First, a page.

Saturday, January 11, 2020

Zlatko Kaučič Quintet - Morning Patches (Fundacja Słuchaj) *****

By Stuart Broomer

There’s a question once posed by John Cage that seems to invite an expanding variety of answers, something about what’s more musical, a truck driving by a factory or a truck driving by a music school.

Percussionist Zlatko Kaučič’s quintet adds another environment to the mix, a church, and has musicians standing in for other elements: bassist Silvia Bolognesi and three reed players: Michael Moore on alto saxophone and clarinet; Michael Colonna on clarinet and bass clarinet; and Albert Cirera on tenor saxophone. “All music is by” assigns the work to the five musicians, usually a sure mark of collective improvisation, though the music has qualities of thoroughness, reflection and inevitability that suggest it might all be notated and then rehearsed until it sounds completely natural. It often invites a long, slow inhalation followed by a similar exhalation.

The music is profoundly grounded, even to the extent that Kaučič lists his instruments as “ground sounds,” his various percussion instruments, some unidentifiable, laid on the floor of St. Martin's Church, in Šmartno, Slovenia. He’s a discreet presence, almost spirit-like, often making discrete sounds, isolated flurries, taps, rattles, brushes and cymbal sounds. His initial contribution to the sublime “September” sounds like off-hand knife sharpening. His duet with Bolognesi on “Mlaj” hovers between the invisible, the accidental and the sublime.

About that music school? Moore, Bolognesi and Colonna are all skilled free improvisers, highly inventive, disciplined musicians whose sonorities, intonation, evenness and attention to details of dynamics and inflection would delight an academician (at least one open to free improvisation in a church). The abilities to develop continuous and evolving form are at the highest level, and it’s a performance that in 1960 would have stunned Jimmy Giuffre and George Russell, two of the finest minds in jazz history and pressing, by degrees, towards a similar art, whether improvised or composed.

Albert Cirera? His presence, too, is sometimes discreet. He supplies concordant melody, rhythmic force and lightly overblown tones to the collective, including some that sound flute-like. He’s also capable of great subtlety, but when the three winds dance around one another with repeated rhythmic figures on the brief “Jutranja,” his contributions are the honks. On “Strehe” his feature amid Kaučič’s rattling metal, he’s playing hard-edged multiphonics—dissonant, industrial--with something rattling, likely foil or metal, on the bell of his horn. He follows with a high whistling line broken by occasional low-end rhythmic blasts. Coming to the fore, he’s the truck driving by the music school, the debris of an exploded factory falling on music school and church alike.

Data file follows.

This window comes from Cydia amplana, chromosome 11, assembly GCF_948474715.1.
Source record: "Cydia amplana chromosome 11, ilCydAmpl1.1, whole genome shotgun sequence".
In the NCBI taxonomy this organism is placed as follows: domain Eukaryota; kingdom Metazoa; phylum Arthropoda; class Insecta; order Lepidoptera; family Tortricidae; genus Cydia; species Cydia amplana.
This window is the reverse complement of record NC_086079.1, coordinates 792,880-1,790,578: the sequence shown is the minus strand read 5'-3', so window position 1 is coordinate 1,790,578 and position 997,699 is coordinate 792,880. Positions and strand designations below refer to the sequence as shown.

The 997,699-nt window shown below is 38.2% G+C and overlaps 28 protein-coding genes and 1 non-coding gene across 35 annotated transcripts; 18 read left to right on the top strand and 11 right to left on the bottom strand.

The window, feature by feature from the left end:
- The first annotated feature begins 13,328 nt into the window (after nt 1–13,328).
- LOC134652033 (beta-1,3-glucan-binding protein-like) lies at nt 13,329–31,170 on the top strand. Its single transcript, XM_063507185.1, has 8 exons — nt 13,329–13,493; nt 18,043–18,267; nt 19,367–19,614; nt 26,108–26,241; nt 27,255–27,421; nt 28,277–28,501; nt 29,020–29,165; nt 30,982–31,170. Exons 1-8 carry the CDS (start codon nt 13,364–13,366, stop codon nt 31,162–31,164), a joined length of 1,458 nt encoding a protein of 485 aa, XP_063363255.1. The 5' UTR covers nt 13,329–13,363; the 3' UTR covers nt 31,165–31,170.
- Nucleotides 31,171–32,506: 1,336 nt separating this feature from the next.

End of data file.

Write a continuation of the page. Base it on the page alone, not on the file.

While the others play musical instruments, Cirera plays an irrepressible noise machine. It’s the element raising this music from perfection to something really great.

Friday, January 10, 2020

Solo cello

By Stef

This review was long in the making, so I'll shorten it with some very high level appreciations about new solo cello albums.

Séverine Ballon - Inconnaissance (All That Dust, 2018) ****

We met French cellist Séverine Ballon already in 2011 for a review of her duo with Vincent Royer, performing music by Giacinto Scelsi. On this album, she presents her first solo work with own compositions. Despite her nationality, she studied cello with Joseph Schwab at the Hochschule für Musik Hanns Eisler in Berlin and with Troels Svane at the Musikhochschule in Lübeck.

"Inconnaissance" is a real treat. Ballon dares go beyond tradition, and her courage takes her to areas of high musical risk, not by the complexity of the material, but by the explorations of sound, and their possible rejection by the audience. This makes her music not the most accessible, yet the active listening effort is really worth it. Her tone is raw at times, with double stops, high pitched flageolet sounds, multiphonics, scrapings and other inventive use of the complete instrument. Ballon has clearly left even contemporary classical music well behind her. Her CV mentions that she "is currently working on developing extended techniques for her instrument and finding appropriate notation". But it is more than just the instrument, as the liner notes write: "Everything is put under a microscope, allowing for sounds to be dissected and obsessed over. Variation comes through bowing techniques: Ballon is fascinated by the sounds that emerge before and after a 'normal' sound, as if defracting, refracting or diffusing light."

And it is even more than technique and sound resonance. It is also about the music, about the value of harmonies, about dissonance, about tension and playing with silence and volume.